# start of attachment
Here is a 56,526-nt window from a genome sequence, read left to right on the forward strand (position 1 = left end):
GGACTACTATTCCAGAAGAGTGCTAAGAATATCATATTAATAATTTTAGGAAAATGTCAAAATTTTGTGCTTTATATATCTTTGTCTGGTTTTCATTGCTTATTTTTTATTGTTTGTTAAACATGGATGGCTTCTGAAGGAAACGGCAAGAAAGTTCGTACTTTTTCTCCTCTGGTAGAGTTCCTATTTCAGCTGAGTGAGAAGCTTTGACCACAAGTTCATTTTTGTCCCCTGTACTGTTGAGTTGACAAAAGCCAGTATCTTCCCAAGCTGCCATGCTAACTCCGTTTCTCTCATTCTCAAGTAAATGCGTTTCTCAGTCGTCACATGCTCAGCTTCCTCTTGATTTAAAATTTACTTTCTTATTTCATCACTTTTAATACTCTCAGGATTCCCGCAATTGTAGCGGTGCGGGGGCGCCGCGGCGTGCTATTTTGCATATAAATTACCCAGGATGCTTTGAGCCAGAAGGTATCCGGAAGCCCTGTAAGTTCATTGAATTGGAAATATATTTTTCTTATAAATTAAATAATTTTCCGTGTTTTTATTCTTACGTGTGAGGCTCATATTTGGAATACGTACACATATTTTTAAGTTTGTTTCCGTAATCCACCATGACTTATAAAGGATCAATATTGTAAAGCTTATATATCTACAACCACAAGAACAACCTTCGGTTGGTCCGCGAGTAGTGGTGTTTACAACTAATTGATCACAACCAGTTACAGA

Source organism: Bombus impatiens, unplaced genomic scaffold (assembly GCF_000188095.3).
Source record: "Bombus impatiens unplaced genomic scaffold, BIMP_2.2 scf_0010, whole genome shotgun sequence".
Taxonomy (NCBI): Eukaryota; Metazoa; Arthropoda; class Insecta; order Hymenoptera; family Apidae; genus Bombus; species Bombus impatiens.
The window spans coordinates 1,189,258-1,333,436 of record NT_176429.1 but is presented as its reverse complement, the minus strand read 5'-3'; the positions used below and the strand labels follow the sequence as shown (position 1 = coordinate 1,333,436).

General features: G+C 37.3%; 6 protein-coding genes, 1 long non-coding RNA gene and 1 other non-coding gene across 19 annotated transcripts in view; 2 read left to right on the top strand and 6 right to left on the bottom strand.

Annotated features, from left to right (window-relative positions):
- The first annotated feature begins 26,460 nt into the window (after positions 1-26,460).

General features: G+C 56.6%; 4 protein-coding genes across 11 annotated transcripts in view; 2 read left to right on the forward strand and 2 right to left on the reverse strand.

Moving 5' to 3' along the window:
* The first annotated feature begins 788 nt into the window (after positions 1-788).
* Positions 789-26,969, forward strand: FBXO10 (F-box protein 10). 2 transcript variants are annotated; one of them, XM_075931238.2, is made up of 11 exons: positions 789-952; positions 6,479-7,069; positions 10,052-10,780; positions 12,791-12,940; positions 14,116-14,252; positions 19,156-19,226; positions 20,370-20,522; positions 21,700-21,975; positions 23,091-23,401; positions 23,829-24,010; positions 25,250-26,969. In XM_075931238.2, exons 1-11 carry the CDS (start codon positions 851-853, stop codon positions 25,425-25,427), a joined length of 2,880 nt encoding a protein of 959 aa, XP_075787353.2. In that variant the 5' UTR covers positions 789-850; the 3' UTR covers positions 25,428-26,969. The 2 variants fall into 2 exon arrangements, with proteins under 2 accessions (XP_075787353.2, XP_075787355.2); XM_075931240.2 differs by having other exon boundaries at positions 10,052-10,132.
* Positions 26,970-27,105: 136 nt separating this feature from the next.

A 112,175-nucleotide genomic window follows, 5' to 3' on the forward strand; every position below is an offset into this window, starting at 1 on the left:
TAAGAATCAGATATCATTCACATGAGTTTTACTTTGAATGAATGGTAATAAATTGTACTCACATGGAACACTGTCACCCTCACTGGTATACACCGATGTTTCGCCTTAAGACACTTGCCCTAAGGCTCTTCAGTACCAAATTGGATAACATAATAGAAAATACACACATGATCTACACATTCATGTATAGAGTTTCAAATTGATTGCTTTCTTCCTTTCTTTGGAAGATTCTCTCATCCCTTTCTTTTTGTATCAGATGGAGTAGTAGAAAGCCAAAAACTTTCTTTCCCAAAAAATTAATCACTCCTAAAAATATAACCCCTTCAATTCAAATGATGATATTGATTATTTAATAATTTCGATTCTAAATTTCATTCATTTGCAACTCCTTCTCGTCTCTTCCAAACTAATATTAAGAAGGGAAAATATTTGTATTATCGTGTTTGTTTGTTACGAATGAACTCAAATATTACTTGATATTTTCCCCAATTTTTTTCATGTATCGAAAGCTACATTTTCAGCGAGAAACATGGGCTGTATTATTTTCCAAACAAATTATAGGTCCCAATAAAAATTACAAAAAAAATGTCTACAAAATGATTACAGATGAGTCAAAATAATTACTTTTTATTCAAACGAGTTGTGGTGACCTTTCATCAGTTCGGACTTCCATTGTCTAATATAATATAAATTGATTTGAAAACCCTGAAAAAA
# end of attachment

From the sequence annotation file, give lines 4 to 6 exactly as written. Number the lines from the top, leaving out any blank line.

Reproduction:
Source record: "Bombus impatiens unplaced genomic scaffold, BIMP_2.2 scf_0010, whole genome shotgun sequence".
Taxonomy (NCBI): Eukaryota; Metazoa; Arthropoda; class Insecta; order Hymenoptera; family Apidae; genus Bombus; species Bombus impatiens.
The window spans coordinates 1,189,258-1,333,436 of record NT_176429.1 but is presented as its reverse complement, the minus strand read 5'-3'; the positions used below and the strand labels follow the sequence as shown (position 1 = coordinate 1,333,436).